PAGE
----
WebApiConfig.cs file in the App_Start folder is particularly interesting. It contains the definition of the routing needed for our service to work. As we normally do for the ASP.NET MVC application, we need to define the “route”, or better say the PATH to our service actions.

The code generated by default.

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public static class WebApiConfig
{
    public static void Register(HttpConfiguration config)
    {
        config.Routes.MapHttpRoute(
            name: "DefaultApi",
            routeTemplate: "api/{controller}/{id}",
            defaults: new { id = RouteParameter.Optional }
        );
    }
}

Please note the following:

  • routeTemplate starts with “api/”. This will generate urls like: http://www.agile-code.com/api/product/1. Use “api” keyword to differentiate it from the normal ASP.NET MVC route.
  • {controller} represents the actual controller. Controller in our case would correspond to the part in bold: http://www.agile-code.com/api/product/1
  • There is no “{action}” as we would expect it in ASP.NET MVC. As there are no actions but verbs in form of Post()Get()… methods, there is no need for defining the Action in the route. The “{action}” is automatically known at runtime based on the HTTP verb used in the request.

RESTful service basic code

Visual Studio will take care of creating the basic skeleton of the service itself, as follows:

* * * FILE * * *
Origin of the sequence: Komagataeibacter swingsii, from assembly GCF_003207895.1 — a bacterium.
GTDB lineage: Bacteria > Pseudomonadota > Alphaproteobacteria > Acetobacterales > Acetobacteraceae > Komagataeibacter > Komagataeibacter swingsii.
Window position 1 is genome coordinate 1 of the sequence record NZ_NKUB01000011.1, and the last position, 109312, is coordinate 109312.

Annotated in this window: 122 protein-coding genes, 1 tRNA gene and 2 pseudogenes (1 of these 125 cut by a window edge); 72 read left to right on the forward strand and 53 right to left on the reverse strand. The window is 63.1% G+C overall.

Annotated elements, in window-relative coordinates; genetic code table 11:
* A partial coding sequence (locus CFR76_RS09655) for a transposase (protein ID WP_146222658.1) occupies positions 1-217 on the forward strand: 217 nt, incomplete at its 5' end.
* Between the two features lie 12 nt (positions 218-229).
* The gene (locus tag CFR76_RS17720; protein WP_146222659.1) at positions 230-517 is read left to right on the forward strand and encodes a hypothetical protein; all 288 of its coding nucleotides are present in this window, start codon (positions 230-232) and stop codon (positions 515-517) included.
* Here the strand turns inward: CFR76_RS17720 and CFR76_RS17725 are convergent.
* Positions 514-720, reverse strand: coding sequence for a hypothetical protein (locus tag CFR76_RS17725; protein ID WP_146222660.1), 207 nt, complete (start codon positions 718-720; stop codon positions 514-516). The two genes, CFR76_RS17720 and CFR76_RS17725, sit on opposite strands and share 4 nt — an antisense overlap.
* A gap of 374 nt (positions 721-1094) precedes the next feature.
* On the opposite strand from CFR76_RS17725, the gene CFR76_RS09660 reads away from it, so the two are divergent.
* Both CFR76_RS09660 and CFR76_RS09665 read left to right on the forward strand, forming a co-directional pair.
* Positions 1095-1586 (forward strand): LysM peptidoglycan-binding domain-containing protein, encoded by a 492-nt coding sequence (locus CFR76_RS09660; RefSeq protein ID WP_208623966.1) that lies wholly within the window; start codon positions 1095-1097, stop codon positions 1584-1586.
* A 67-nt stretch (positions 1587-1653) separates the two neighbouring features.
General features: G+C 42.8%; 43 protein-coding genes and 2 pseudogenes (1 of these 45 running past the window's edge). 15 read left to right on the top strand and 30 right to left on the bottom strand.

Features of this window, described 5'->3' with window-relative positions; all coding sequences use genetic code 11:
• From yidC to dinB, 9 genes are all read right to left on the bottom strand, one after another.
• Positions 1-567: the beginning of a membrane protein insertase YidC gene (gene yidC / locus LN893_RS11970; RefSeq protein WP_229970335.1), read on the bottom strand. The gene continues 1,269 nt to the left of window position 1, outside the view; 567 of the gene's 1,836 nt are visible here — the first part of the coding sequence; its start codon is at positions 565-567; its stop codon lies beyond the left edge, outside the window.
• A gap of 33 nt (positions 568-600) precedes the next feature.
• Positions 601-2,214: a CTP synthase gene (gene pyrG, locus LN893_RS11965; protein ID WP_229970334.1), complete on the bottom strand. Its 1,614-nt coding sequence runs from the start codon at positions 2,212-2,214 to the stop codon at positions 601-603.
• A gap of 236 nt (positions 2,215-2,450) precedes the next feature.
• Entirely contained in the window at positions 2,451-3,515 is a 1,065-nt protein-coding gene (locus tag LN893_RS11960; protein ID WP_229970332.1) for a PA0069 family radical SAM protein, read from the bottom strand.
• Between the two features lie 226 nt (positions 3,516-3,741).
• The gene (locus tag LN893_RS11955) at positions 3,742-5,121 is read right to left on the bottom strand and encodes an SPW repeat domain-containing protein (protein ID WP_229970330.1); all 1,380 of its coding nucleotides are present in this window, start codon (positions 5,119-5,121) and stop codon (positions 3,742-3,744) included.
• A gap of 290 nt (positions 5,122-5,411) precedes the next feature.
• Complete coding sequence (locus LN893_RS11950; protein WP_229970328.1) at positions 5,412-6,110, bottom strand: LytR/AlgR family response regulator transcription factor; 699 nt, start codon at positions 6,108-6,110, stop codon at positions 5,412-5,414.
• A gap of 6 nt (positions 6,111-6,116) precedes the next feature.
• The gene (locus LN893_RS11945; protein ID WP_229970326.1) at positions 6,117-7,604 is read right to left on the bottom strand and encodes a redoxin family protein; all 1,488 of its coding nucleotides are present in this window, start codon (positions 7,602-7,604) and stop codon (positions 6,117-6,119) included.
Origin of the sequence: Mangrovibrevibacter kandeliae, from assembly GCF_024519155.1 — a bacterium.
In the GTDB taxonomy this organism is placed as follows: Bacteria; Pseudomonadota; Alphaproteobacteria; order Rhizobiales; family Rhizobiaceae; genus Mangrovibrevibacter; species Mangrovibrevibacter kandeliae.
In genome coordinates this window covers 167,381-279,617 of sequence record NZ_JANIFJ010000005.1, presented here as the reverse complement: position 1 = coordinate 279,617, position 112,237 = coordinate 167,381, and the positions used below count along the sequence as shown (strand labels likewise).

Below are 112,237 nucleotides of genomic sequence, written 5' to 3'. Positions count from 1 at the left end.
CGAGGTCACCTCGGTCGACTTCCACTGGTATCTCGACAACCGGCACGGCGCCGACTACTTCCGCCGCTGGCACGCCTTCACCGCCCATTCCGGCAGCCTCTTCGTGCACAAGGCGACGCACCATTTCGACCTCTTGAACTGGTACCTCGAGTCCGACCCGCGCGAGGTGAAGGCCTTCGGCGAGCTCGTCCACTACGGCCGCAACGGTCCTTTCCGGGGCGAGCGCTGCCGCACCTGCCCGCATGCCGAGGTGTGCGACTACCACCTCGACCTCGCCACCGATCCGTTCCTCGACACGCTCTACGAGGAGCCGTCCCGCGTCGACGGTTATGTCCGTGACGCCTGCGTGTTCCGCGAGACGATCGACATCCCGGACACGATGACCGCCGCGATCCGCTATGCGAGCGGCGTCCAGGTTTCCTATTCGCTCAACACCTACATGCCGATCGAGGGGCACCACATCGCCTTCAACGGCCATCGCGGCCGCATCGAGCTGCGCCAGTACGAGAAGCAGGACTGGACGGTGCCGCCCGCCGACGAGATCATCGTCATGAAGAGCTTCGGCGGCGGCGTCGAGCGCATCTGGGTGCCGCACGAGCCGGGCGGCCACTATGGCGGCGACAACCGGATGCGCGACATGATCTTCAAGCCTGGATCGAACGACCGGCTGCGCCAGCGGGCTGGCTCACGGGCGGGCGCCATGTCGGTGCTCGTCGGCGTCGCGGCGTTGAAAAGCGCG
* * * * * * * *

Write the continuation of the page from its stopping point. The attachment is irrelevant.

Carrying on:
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public class ValuesController : ApiController
{
    // GET api/values
    public IEnumerable<string> Get()
    {
        return new string[] { "value1", "value2" };
    }
 
    // GET api/values/5
    public string Get(int id)
    {
        return "value";
    }
 
    // POST api/values
    public void Post([FromBody]string value)
    {
    }
 
    // PUT api/values/5
    public void Put(int id, [FromBody]string value)
    {
    }
 
    // DELETE api/values/5
    public void Delete(int id)
    {
    }
}

In the code above, there are few things to note:
1. ApiController is a new controller that comes as part of the ASP.NET Web API. Every RESTful service should inherit from it.
2. Methods in the service itself have the names as mentioned above as the HTTP methods, and those are bound to the proper verb at runtime by the Web API framework. It is still allowed to have methods that contain something else than the basic HTTP methods mentioned before.

Implementing something more realistic

Lets implement a ProductController, which will represent the Product resource, that for the sake of simplicity will look like:

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public class Product
{
    public int Id { get; set; }
    public string Name { get; set; }
}

Service Implementation

I will show one by one the methods implementing various HTTP verbs.
Important: you will see that I am using repository keyword. This is simply a class that will keep in memory the list of Products, just for the sake of this example.

GET

GET a list of products

Get is pretty much straightforward. The Method called Get() is defined, and in our case returns a list of Products

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// GET api/product
public IEnumerable<Product> Get()
{
    return repository.GetProducts();
}

for Getting back the data we may simply use the browser as well. So, if we navigate the page (in my case is http://localhost:34133/api/product), I will get back the list of products.

GET a single product

This is the code that will return one single product:

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// GET api/product/5
public Product Get(int id)
{
    Product product = repository.GetProduct(id);
 
    if (product == null)
    {
        throw new HttpResponseException(